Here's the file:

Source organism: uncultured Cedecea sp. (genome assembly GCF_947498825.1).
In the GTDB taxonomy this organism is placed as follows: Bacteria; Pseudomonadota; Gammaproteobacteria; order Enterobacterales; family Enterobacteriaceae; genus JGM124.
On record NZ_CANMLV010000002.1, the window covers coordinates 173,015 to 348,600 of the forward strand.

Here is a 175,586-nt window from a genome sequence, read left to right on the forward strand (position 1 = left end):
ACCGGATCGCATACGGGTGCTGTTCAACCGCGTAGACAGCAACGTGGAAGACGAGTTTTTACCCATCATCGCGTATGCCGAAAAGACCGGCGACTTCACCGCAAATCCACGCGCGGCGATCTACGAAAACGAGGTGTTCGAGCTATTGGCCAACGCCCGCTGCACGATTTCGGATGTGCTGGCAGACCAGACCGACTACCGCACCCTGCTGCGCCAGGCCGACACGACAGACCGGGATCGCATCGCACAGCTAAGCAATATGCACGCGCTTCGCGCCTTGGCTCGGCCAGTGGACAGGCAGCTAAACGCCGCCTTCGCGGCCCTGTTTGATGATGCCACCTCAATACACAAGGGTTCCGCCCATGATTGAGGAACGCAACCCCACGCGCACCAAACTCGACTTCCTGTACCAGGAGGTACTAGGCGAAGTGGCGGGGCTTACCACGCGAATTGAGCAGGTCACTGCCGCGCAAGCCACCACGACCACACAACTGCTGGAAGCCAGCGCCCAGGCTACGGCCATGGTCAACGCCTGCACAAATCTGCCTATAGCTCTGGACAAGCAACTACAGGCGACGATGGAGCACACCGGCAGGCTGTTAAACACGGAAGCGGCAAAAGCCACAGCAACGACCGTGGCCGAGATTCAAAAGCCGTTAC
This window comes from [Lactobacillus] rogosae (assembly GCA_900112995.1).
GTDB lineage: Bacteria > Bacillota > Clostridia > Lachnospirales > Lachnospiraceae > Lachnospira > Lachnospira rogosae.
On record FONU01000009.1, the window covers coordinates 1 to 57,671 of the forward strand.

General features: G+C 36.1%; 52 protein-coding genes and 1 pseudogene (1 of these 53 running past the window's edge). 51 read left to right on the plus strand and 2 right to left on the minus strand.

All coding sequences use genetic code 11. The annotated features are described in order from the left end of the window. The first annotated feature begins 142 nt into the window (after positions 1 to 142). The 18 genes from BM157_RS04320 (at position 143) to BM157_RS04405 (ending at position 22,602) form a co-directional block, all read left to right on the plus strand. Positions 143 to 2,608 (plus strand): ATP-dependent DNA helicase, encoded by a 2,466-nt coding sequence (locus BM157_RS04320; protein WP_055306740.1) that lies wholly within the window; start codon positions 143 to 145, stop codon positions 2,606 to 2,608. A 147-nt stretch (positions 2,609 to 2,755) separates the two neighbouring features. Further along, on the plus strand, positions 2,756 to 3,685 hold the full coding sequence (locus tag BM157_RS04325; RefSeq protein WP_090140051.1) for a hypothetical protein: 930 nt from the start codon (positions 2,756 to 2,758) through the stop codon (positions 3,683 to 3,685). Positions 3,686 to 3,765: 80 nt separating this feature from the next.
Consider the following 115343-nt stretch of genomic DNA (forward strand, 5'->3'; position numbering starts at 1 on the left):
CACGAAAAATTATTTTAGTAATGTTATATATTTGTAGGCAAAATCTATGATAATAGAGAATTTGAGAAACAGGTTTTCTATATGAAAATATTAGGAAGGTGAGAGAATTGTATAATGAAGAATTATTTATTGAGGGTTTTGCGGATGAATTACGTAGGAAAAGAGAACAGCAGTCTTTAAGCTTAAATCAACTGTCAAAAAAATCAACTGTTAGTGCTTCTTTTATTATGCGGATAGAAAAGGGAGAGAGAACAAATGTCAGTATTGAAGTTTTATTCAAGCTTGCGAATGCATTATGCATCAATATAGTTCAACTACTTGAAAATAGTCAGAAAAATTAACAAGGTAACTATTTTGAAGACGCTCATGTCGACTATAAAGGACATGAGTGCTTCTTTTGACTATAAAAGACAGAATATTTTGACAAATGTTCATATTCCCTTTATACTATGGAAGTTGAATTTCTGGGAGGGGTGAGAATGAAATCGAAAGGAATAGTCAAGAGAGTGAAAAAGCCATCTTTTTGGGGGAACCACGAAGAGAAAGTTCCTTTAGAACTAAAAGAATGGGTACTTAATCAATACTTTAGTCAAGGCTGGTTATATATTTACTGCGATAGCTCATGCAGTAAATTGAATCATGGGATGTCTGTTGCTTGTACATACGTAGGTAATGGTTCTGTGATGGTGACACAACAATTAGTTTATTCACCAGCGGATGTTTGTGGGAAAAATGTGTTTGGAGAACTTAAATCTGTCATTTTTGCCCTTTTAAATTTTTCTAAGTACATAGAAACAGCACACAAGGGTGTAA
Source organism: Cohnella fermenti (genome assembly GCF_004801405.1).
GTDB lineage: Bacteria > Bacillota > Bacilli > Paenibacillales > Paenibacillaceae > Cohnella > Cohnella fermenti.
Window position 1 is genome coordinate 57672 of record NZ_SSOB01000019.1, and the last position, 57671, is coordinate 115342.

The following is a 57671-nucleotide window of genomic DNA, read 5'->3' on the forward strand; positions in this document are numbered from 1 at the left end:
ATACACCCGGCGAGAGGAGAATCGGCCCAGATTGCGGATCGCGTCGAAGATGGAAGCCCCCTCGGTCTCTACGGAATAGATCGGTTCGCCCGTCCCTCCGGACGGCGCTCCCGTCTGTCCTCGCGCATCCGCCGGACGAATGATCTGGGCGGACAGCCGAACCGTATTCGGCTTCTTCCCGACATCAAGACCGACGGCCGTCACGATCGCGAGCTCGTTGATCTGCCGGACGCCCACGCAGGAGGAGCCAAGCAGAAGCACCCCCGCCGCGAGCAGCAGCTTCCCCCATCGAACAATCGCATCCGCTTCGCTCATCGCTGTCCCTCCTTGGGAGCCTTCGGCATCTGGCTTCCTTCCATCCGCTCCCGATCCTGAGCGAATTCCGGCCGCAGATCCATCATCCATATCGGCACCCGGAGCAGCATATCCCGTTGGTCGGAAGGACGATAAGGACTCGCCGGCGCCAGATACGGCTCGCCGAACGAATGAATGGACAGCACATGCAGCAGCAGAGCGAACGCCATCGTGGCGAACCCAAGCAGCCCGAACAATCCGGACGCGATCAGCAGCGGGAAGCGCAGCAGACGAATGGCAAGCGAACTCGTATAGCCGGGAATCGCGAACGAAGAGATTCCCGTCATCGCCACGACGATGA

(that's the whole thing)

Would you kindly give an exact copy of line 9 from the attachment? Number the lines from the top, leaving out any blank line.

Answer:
General features: G+C 36.1%; 52 protein-coding genes and 1 pseudogene (1 of these 53 running past the window's edge). 51 read left to right on the plus strand and 2 right to left on the minus strand.